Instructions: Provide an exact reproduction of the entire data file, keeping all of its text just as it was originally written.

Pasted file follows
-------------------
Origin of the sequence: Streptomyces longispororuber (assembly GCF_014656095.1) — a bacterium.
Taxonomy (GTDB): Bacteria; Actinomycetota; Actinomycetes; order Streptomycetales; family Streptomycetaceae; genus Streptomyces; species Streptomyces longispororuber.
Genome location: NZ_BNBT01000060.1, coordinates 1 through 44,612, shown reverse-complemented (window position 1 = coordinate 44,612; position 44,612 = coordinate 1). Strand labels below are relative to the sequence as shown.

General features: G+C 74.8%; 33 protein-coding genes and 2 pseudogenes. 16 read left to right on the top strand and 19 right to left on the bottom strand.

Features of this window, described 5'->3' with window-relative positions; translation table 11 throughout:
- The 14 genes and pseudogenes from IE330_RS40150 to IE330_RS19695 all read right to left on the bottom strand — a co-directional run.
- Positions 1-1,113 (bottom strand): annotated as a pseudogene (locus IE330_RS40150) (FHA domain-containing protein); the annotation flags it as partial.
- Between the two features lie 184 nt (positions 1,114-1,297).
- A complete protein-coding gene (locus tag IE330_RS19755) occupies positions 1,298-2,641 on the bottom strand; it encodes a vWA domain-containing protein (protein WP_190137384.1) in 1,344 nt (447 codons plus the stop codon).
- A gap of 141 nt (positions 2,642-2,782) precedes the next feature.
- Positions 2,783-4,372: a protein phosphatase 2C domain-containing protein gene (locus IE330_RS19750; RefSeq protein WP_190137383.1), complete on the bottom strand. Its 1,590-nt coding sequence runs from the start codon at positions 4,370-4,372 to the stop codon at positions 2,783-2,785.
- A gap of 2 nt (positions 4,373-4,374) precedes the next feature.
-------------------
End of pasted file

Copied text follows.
Origin of the sequence: Streptomyces longispororuber (assembly GCF_014656095.1) — a bacterium.
Taxonomy (GTDB): Bacteria; Actinomycetota; Actinomycetes; order Streptomycetales; family Streptomycetaceae; genus Streptomyces; species Streptomyces longispororuber.
Genome location: NZ_BNBT01000060.1, coordinates 1 through 44,612, shown reverse-complemented (window position 1 = coordinate 44,612; position 44,612 = coordinate 1). Strand labels below are relative to the sequence as shown.

General features: G+C 74.8%; 33 protein-coding genes and 2 pseudogenes. 16 read left to right on the top strand and 19 right to left on the bottom strand.

Features of this window, described 5'->3' with window-relative positions; translation table 11 throughout:
- The 14 genes and pseudogenes from IE330_RS40150 to IE330_RS19695 all read right to left on the bottom strand — a co-directional run.
- Positions 1-1,113 (bottom strand): annotated as a pseudogene (locus IE330_RS40150) (FHA domain-containing protein); the annotation flags it as partial.
- Between the two features lie 184 nt (positions 1,114-1,297).
- A complete protein-coding gene (locus tag IE330_RS19755) occupies positions 1,298-2,641 on the bottom strand; it encodes a vWA domain-containing protein (protein WP_190137384.1) in 1,344 nt (447 codons plus the stop codon).
- A gap of 141 nt (positions 2,642-2,782) precedes the next feature.
- Positions 2,783-4,372: a protein phosphatase 2C domain-containing protein gene (locus IE330_RS19750; RefSeq protein WP_190137383.1), complete on the bottom strand. Its 1,590-nt coding sequence runs from the start codon at positions 4,370-4,372 to the stop codon at positions 2,783-2,785.
- A gap of 2 nt (positions 4,373-4,374) precedes the next feature.